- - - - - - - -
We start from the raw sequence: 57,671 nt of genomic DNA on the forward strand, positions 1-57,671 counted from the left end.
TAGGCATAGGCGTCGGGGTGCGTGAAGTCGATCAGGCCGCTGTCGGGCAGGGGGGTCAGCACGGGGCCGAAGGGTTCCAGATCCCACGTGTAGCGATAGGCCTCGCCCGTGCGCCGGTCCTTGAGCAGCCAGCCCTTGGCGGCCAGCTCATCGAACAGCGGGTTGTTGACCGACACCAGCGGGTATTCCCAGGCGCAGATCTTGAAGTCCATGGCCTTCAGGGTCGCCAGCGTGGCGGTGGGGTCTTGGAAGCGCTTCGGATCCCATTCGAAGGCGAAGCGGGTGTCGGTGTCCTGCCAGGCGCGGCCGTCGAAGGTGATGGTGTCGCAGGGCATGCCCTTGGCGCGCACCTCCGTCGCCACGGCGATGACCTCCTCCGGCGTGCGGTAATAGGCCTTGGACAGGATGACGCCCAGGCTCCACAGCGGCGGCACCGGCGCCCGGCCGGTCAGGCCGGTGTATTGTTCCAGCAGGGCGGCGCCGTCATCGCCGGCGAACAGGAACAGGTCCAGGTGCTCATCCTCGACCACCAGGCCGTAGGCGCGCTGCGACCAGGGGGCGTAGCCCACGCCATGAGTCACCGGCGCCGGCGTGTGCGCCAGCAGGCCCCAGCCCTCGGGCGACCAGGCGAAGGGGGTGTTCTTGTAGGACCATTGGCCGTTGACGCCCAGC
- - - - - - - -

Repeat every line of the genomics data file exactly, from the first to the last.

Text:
We start from the raw sequence: 57,671 nt of genomic DNA on the forward strand, positions 1-57,671 counted from the left end.
TAGGCATAGGCGTCGGGGTGCGTGAAGTCGATCAGGCCGCTGTCGGGCAGGGGGGTCAGCACGGGGCCGAAGGGTTCCAGATCCCACGTGTAGCGATAGGCCTCGCCCGTGCGCCGGTCCTTGAGCAGCCAGCCCTTGGCGGCCAGCTCATCGAACAGCGGGTTGTTGACCGACACCAGCGGGTATTCCCAGGCGCAGATCTTGAAGTCCATGGCCTTCAGGGTCGCCAGCGTGGCGGTGGGGTCTTGGAAGCGCTTCGGATCCCATTCGAAGGCGAAGCGGGTGTCGGTGTCCTGCCAGGCGCGGCCGTCGAAGGTGATGGTGTCGCAGGGCATGCCCTTGGCGCGCACCTCCGTCGCCACGGCGATGACCTCCTCCGGCGTGCGGTAATAGGCCTTGGACAGGATGACGCCCAGGCTCCACAGCGGCGGCACCGGCGCCCGGCCGGTCAGGCCGGTGTATTGTTCCAGCAGGGCGGCGCCGTCATCGCCGGCGAACAGGAACAGGTCCAGGTGCTCATCCTCGACCACCAGGCCGTAGGCGCGCTGCGACCAGGGGGCGTAGCCCACGCCATGAGTCACCGGCGCCGGCGTGTGCGCCAGCAGGCCCCAGCCCTCGGGCGACCAGGCGAAGGGGGTGTTCTTGTAGGACCATTGGCCGTTGACGCCCAGC